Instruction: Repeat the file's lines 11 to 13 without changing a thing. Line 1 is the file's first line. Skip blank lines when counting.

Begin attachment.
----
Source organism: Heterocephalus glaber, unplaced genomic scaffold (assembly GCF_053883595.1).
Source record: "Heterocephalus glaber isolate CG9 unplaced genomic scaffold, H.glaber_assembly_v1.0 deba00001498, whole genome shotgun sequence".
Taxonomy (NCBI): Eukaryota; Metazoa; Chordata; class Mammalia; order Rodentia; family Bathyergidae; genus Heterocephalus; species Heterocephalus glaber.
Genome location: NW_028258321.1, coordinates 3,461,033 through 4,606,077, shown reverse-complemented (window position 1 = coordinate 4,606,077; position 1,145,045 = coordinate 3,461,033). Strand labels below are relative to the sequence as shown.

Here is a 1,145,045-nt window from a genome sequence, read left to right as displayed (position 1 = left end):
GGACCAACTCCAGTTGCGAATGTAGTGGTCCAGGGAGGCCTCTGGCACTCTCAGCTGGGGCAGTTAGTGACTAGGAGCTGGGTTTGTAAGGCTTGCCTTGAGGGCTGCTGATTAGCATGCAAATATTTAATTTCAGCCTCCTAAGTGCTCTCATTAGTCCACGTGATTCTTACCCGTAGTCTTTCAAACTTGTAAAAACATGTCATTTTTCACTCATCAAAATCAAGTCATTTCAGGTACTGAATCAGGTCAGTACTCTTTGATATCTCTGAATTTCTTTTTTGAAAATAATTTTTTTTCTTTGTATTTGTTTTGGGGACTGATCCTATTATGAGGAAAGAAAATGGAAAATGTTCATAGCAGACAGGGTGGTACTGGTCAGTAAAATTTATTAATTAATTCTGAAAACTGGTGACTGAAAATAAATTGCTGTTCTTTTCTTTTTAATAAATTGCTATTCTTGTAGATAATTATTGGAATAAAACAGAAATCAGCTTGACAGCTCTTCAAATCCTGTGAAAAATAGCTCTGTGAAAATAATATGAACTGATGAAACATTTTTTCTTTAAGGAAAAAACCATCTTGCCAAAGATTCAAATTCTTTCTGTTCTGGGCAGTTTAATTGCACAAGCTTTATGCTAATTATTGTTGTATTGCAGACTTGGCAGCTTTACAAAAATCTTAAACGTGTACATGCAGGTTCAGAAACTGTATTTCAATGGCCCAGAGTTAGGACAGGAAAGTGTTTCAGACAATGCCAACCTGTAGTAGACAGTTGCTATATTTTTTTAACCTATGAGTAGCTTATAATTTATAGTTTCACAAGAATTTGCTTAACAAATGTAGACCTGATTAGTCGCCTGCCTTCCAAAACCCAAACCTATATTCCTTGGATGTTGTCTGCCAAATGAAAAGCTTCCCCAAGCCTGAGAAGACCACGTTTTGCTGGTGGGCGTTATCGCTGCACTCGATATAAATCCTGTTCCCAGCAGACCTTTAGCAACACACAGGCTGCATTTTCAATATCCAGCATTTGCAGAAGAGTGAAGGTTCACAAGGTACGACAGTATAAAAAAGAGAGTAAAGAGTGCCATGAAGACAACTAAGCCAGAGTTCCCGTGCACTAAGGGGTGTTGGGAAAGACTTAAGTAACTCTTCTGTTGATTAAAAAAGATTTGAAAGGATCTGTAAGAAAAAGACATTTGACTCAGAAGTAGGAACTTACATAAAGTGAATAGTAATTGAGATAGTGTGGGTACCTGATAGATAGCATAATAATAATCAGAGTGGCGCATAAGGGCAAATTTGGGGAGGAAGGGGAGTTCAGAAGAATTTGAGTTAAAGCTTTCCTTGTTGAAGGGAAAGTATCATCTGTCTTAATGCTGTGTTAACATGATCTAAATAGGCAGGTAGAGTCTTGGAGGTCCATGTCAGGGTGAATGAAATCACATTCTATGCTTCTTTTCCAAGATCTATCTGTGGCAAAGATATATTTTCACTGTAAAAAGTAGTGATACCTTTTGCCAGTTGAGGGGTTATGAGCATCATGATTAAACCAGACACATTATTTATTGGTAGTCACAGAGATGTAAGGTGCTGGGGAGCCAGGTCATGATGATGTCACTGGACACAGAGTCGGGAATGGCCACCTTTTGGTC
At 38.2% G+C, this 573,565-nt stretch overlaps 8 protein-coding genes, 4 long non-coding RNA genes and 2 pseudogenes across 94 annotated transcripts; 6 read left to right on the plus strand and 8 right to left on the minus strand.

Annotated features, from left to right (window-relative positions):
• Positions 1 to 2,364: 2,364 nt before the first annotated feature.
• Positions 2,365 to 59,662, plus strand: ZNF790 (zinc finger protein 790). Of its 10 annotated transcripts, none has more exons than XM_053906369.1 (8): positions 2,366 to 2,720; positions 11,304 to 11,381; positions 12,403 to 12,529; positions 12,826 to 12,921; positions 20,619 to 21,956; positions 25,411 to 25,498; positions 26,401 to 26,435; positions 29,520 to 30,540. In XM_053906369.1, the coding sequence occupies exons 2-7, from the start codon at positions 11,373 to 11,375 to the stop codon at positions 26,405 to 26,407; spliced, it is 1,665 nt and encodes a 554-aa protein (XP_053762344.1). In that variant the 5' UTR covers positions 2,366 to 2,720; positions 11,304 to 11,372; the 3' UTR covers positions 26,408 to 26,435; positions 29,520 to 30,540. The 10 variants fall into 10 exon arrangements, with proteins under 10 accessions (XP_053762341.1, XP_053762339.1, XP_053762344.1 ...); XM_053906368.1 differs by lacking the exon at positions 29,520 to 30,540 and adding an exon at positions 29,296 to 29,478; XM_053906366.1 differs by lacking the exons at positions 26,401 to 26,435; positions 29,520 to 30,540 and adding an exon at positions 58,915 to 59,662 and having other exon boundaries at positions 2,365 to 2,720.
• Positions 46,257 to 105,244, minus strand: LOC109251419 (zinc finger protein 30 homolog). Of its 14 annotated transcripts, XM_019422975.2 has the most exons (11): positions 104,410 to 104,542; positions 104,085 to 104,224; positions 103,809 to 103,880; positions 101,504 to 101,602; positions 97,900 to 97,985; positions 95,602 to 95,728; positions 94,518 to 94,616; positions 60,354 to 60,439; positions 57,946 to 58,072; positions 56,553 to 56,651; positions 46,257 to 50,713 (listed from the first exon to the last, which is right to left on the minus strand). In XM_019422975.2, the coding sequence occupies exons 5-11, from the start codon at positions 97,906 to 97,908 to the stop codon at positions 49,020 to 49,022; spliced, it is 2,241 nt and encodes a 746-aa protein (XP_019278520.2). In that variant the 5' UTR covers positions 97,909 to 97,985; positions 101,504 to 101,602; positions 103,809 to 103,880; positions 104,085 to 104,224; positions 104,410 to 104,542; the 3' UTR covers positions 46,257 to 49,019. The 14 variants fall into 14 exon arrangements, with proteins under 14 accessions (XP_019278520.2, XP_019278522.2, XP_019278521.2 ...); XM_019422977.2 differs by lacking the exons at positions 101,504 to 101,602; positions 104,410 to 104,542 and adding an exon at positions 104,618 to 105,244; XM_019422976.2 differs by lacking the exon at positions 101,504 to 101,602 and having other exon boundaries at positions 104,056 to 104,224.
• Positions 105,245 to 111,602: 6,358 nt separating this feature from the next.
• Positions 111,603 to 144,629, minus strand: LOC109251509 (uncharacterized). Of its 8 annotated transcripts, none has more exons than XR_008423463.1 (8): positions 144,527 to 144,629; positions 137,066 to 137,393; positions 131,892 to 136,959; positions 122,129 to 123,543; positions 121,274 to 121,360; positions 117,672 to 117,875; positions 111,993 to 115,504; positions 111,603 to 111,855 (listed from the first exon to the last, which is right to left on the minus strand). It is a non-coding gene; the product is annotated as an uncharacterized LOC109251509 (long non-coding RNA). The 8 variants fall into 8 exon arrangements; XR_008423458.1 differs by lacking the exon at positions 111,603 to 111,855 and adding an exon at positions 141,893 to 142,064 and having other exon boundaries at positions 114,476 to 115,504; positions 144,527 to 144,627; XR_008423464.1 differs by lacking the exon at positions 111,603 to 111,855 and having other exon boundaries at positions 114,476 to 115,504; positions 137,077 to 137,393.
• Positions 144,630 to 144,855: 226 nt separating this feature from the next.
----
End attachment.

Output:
• Positions 46,257 to 105,244, minus strand: LOC109251419 (zinc finger protein 30 homolog). Of its 14 annotated transcripts, XM_019422975.2 has the most exons (11): positions 104,410 to 104,542; positions 104,085 to 104,224; positions 103,809 to 103,880; positions 101,504 to 101,602; positions 97,900 to 97,985; positions 95,602 to 95,728; positions 94,518 to 94,616; positions 60,354 to 60,439; positions 57,946 to 58,072; positions 56,553 to 56,651; positions 46,257 to 50,713 (listed from the first exon to the last, which is right to left on the minus strand). In XM_019422975.2, the coding sequence occupies exons 5-11, from the start codon at positions 97,906 to 97,908 to the stop codon at positions 49,020 to 49,022; spliced, it is 2,241 nt and encodes a 746-aa protein (XP_019278520.2). In that variant the 5' UTR covers positions 97,909 to 97,985; positions 101,504 to 101,602; positions 103,809 to 103,880; positions 104,085 to 104,224; positions 104,410 to 104,542; the 3' UTR covers positions 46,257 to 49,019. The 14 variants fall into 14 exon arrangements, with proteins under 14 accessions (XP_019278520.2, XP_019278522.2, XP_019278521.2 ...); XM_019422977.2 differs by lacking the exons at positions 101,504 to 101,602; positions 104,410 to 104,542 and adding an exon at positions 104,618 to 105,244; XM_019422976.2 differs by lacking the exon at positions 101,504 to 101,602 and having other exon boundaries at positions 104,056 to 104,224.
• Positions 105,245 to 111,602: 6,358 nt separating this feature from the next.
• Positions 111,603 to 144,629, minus strand: LOC109251509 (uncharacterized). Of its 8 annotated transcripts, none has more exons than XR_008423463.1 (8): positions 144,527 to 144,629; positions 137,066 to 137,393; positions 131,892 to 136,959; positions 122,129 to 123,543; positions 121,274 to 121,360; positions 117,672 to 117,875; positions 111,993 to 115,504; positions 111,603 to 111,855 (listed from the first exon to the last, which is right to left on the minus strand). It is a non-coding gene; the product is annotated as an uncharacterized LOC109251509 (long non-coding RNA). The 8 variants fall into 8 exon arrangements; XR_008423458.1 differs by lacking the exon at positions 111,603 to 111,855 and adding an exon at positions 141,893 to 142,064 and having other exon boundaries at positions 114,476 to 115,504; positions 144,527 to 144,627; XR_008423464.1 differs by lacking the exon at positions 111,603 to 111,855 and having other exon boundaries at positions 114,476 to 115,504; positions 137,077 to 137,393.